(Chiba Prefecture, 1945- )
Now one of the venerable old men of the Japanese sports world, Nagashima's heyday was back in the 1960's and 70's when he was the star of the most popular and successful baseball team in the country. The Yomiuri Giants, thanks largely to the batting prowess of Nagashima and his teammate Oh Sadaharu (photo left), won a record nine league titles in a row from 1965 to 1973. Nagashima had twice posted the highest batting average in the Tokyo University Baseball League before joining the Giants in 1958. He promptly repeated the feat and hit the most home runs that season to win the Rookie of the Year award. This was just the start of an illustrious playing career, during which he won the League MVP award five times, was batting champion six times and played on a record 16 All-star teams.
Over the years to come, you could only feel sorry for the home-run record breaking Oh or the great catcher Nomura Katsuya, who lived in the shadow of Nagashima's charisma. Certainly one of the high points of his career was the game between the Giants and arch-rivals the Hanshin Tigers at Korakuen Stadium (on the site of the current Tokyo Dome) on June 25th, 1959. It was the only game ever attended by Emperor Hirohito and later became known as the 'Emperor's Game'. In a see-saw game, Oh hit a two-run home run in the 7th inning to level the score at 4-4. Nagashima then hit a dramatic sayonara home run in the final inning to win the game. He was thereafter known as "Mister Giants" or even just "Mister."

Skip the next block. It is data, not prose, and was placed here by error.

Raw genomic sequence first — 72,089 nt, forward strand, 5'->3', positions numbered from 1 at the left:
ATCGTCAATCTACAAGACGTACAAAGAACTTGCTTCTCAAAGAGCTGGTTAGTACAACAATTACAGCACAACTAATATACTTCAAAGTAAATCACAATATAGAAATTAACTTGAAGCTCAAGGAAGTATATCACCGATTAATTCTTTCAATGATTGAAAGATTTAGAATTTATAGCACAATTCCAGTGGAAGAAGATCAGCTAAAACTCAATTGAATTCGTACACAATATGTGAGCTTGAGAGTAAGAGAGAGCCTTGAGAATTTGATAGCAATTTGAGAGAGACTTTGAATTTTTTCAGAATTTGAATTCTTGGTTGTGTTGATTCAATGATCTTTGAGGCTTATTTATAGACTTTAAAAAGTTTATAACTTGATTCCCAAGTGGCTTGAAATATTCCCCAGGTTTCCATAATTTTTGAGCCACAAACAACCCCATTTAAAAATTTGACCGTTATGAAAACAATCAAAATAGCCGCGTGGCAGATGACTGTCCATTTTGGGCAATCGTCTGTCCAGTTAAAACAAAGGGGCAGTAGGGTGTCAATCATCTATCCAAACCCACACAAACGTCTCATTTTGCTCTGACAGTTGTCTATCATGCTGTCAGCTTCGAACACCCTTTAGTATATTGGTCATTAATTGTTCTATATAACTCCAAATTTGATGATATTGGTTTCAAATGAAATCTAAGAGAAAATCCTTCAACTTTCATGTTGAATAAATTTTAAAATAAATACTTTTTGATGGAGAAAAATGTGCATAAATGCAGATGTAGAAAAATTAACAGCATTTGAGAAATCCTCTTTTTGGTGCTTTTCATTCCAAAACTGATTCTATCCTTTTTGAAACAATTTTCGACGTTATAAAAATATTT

From 1975 (the year after his retirement as a player) to 1980 and again from 1993, Nagashima became manager of the Giants. The little success that the team enjoyed under his leadership (four League titles and one Japan series title) came despite his management abilities rather than because of them. As a player, Nagashima was famous for scatterbrained antics but had the natural ability to compensate for them. This absent-mindedness, considered by Japanese an endearing quality in people in senior positions, is rarely criticized even when it leads to the team's downfall - especially in the Yomiuri Shimbun newspaper or on NTV (Nippon Television Network), part of the Yomiuri Group. Indeed, it seems that sportscasters on every channel and journalists everywhere have trouble hiding their Giants bias, ignoring the successes of other teams to commiserate with their fallen heroes.
The passion of the legions of Giants fans, not only in Tokyo but across the country, is matched only by that of their traditional rivals the Hanshin Tigers or of the more cynical breed -- the anti-Giants. These people (and I must count myself among them) get as much if not more pleasure from a Giants' loss as from their own team's victory. But even these people have to grudgingly admit their admiration for the man known simply as "Mister."
Nagashima was hospitalized in the spring of 2004 following a stroke that left him with a slight temporary paralysis in the right side of his body. In the following years he has rarely appeared in public, though his written messages of support often boost the morale of Japan's sports stars.